Thursday, March 14, 2019


Marcus is one of the remaining first-generation Rolling Stone rock critics who, in his old age, has evolved into something of a Methuselahian sage for the artist and band's populating the Rock and Roll Canon. He is a fine writer, beautifully evocative at times, a widely read gent who brings his far-flung references of history, aesthetics, politics, and mythology into his generalized ruminations on the movemen
t of human history and how it was reflected and/or caused by the emergence of pop, rock and soul music. His idea, if he has any thesis at all, is that these were not merely forms of entertainment and distraction, they were cultural forces that changed the way we live. Marcus, as fine a prose stylist as he can be, and as momentarily persuasive as he can seem in his richer passages, actually puts forth little in the way of criticism; he rarely in his late writings spends the time to convincingly let you how songs, lyrics work internally. Craft is not on his agenda. 

With The Doors he does a good job of explaining what I've always felt for some time, that Jim Morrison was pompous,, vacuous to major extent, a mediocre poet, a pretentious intellect who happened to have some things going for him: good looks and sex appeal, an appealing baritone voice could bellow or fashion a slumbering croon, and that he was in a band of good musicians that compelled him, in the songwriting process, to peel away the mostly dreadful riffing in his poems and boil it all down to the genuinely strange, exotic and provocative. The result of that combination of Morrison's affectations and the talents of the other band members made for a number of first-rate original songs. Save for the near perfection of their first two albums, it also made for some mostly uneven records where Morrison's drunk insistence on being a drunk put his worst tendencies on full display. 

Marcus is smart and remarkably succinct here, rendering shrewd judgments, the key one being that while saying up front than in any other life Morrison would have yet another counter-cultural tragedy left for dead and forgotten, rock and roll made him at least briefly pull his resources together and give the world something memorable beyond his pretentiousness. TheThe Doors were a mixed bag for me; the first two albums are among the most important rock albums of all time, with the remainder alternating between the proverbial poles of brilliance and balderdash. As a band, they were simply sublime and unique, with the odd combination of blues, flamenco, classical, jazz, Artaud and epic theater being crafted in their hands to create a sound and feel that was singular and instantly identifiable. As a vocalist, Jim Morrison was often as evocative as the greatest fans proclaim, and it fit the half-awake twilight that seemed to be his constant state of consciousness.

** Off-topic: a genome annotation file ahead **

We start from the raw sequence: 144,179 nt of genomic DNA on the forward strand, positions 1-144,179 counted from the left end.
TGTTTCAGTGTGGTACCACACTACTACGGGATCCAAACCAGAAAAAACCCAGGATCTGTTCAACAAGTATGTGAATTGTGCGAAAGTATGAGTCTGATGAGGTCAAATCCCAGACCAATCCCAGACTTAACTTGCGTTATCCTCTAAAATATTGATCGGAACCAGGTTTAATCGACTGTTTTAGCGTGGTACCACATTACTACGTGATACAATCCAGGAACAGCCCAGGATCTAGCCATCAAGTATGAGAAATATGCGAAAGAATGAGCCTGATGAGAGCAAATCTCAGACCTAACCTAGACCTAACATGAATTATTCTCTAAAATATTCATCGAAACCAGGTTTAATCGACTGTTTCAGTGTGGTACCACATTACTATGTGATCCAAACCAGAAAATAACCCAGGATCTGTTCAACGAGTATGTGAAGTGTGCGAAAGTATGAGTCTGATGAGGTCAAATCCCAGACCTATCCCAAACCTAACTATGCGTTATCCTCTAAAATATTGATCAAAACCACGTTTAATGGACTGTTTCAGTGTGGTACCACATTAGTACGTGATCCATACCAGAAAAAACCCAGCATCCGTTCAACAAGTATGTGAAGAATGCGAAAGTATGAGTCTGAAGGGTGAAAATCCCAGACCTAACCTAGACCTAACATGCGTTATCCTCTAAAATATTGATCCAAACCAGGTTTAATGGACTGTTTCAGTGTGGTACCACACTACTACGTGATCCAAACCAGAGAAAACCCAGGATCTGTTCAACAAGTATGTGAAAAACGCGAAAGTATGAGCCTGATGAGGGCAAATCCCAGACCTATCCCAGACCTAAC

As a poet, though, I thought he was simply awful, fragmented, crypto-mystic surrealism that, save for some striking and memorable lines, collapsed from its flimsy elisions and obtuse vagaries. In his posthumous collections,, the pieces read too often like the notebook jottings of an introspective 17-year-old. I say that as one who was an introspective 17 year and is now an introspective 65-year-old. Morrison might have become the poet he wanted to be had he been able to write, edit, and finesse his work as he desired when he left for Paris. What I will say, though, is that being the vocalist in the Doors gave him the opportunity to go through his writings, his poems, and select many of the stronger passages for the band's more theatrical songs. The Doors, ironically seemed to be an institutional editor for Morrison's words, forcing the bard to decide which of his jottings was actually the most powerful, concise, emphatic.

Sunday, March 10, 2019


Image result for hobnail bootI stopped going to open readings about twelve years ago for a combination of reasons, lack of time foremost among them, but coming up near second was the weariness of being subjected to a continuous stream of encrypted banality. What is most striking about this collection of generalities it doesn’t sound like anyone who has learned a useful lesson nor gained an insight to a problem-filled existence. If that were the case, the reader would have the sense that some fact, independent of the narrator’s expectations, has been acknowledged and that the speaker is ready to change their thinking. That is, one would have sensed that some growth has occurred.